In comparison to WANs, LANs are faster and more reliable, but improvements in technology continue to blur the line of demarcation. Fiber optic cables have allowed LAN technologies to connect devices tens of kilometers apart, while at the same time greatly improving the speed and reliability of WANs.
Using a private, Ethernet-based network for mission-critical applications and data, businesses can bypass the public Internet. This brings some important advantages. For example, with a single service provider managing the connection end to end, time-sensitive traffic can be prioritized and network performance closely monitored. Users can also benefit from service-level agreements (SLAs), which detail specific performance guarantees from the provider. For businesses, this means no unpleasant surprises — and an avenue for growth.
The Ethernet History
In 1973, at Xerox Corporation’s Palo Alto Research Center (more commonly known as PARC), researcher Bob Metcalfe designed and tested the first Ethernet network. While working on a way to link Xerox’s “Alto” computer to a printer, Metcalfe developed the physical method of cabling that connected devices on the Ethernet as well as the standards that governed communication on the cable. Ethernet has since become the most popular and most widely deployed network technology in the world. Many of the issues involved with Ethernet are common to many network technologies, and understanding how Ethernet addressed these issues can provide a foundation that will improve your understanding of networking in general.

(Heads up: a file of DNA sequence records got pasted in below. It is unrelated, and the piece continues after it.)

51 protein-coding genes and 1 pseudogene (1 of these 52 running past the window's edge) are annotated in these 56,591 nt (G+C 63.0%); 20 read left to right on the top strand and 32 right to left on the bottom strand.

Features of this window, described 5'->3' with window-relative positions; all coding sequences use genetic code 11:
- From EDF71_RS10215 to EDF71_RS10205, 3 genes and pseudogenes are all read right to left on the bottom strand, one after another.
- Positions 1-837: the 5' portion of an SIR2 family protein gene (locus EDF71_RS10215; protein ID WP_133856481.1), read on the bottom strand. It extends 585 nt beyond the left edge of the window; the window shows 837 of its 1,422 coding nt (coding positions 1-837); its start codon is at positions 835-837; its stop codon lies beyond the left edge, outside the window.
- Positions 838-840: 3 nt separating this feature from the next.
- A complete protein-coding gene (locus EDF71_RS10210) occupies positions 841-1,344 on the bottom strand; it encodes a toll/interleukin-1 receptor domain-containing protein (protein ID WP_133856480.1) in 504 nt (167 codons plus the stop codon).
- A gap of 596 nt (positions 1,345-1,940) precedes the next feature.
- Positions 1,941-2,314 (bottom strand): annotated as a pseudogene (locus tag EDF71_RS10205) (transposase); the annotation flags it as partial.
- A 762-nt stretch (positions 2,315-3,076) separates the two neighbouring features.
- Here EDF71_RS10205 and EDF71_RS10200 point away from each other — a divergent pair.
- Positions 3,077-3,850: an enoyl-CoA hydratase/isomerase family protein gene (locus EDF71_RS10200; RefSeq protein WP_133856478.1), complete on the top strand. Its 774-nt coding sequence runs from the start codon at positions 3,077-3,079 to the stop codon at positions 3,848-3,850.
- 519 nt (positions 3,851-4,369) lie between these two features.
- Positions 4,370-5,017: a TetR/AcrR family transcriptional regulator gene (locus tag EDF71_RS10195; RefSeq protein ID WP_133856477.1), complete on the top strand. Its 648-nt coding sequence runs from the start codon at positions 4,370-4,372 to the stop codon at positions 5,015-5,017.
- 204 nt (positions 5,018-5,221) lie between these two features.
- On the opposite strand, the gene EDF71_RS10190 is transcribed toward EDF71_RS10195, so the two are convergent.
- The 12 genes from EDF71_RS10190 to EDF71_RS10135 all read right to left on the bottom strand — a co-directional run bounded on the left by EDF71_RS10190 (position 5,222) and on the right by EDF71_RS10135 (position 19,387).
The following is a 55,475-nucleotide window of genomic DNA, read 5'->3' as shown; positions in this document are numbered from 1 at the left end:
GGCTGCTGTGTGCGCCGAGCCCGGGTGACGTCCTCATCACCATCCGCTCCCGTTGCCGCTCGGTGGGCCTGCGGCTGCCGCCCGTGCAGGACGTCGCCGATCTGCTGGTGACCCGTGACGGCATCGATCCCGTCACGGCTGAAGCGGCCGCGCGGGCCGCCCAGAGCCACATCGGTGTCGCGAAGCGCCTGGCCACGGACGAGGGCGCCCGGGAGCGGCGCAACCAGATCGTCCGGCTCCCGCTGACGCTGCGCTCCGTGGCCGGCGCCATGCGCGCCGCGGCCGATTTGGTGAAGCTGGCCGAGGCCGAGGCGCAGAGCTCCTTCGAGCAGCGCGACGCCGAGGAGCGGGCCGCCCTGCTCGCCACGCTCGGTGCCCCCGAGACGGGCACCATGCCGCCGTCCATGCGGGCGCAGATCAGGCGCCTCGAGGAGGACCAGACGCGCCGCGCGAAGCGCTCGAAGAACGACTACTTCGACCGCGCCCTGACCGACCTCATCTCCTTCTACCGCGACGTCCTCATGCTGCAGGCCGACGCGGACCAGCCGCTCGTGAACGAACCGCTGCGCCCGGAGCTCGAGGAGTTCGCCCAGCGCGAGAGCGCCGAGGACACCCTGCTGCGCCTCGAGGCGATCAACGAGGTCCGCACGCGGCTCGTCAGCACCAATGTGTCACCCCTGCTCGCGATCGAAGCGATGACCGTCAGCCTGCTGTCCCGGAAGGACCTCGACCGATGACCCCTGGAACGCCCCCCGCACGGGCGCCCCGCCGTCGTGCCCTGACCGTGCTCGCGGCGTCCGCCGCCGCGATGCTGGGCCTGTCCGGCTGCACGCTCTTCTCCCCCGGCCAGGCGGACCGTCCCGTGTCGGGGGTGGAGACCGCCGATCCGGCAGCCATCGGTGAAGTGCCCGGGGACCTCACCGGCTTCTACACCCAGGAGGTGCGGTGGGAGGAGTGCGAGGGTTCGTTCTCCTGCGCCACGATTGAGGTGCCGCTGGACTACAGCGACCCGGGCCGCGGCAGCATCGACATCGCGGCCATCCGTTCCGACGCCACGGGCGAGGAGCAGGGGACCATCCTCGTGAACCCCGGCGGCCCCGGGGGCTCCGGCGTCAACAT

The Ethernet standard has grown to encompass new technologies as computer networking has matured, but the mechanics of operation for every Ethernet network today stem from Metcalfe’s original design. The original Ethernet described communication over a single cable shared by all devices on the network. Once a device attached to this cable, it had the ability to communicate with any other attached device. This allows the network to expand to accommodate new devices without requiring any modification to those devices already on the network.